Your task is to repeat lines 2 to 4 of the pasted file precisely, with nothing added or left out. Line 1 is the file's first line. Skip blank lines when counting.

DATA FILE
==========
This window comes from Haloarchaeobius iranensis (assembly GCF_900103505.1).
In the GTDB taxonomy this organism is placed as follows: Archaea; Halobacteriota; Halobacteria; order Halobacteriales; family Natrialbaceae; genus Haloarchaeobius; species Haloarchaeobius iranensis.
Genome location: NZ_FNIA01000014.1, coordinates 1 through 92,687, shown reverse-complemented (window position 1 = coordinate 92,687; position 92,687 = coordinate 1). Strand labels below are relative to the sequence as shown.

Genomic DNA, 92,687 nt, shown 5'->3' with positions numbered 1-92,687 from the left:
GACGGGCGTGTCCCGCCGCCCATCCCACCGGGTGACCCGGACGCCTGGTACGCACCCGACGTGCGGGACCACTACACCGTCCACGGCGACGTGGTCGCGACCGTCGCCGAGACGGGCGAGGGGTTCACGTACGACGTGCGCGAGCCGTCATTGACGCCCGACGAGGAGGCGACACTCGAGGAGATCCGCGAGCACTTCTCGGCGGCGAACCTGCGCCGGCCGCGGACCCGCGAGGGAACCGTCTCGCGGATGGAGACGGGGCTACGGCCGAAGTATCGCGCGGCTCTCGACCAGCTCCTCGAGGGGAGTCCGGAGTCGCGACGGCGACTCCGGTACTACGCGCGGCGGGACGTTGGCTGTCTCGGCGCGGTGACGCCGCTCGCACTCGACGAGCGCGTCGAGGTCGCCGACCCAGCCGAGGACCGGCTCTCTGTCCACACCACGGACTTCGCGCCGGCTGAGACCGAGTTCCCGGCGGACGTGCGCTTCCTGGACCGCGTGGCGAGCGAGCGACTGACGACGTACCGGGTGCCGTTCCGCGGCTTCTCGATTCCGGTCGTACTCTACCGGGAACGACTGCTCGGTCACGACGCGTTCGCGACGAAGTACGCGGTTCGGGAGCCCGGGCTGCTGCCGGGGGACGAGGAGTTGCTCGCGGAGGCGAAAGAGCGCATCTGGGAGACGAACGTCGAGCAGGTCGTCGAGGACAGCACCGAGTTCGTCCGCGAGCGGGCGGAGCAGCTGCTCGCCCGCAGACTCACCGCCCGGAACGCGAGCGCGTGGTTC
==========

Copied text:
In the GTDB taxonomy this organism is placed as follows: Archaea; Halobacteriota; Halobacteria; order Halobacteriales; family Natrialbaceae; genus Haloarchaeobius; species Haloarchaeobius iranensis.
Genome location: NZ_FNIA01000014.1, coordinates 1 through 92,687, shown reverse-complemented (window position 1 = coordinate 92,687; position 92,687 = coordinate 1). Strand labels below are relative to the sequence as shown.

Genomic DNA, 92,687 nt, shown 5'->3' with positions numbered 1-92,687 from the left: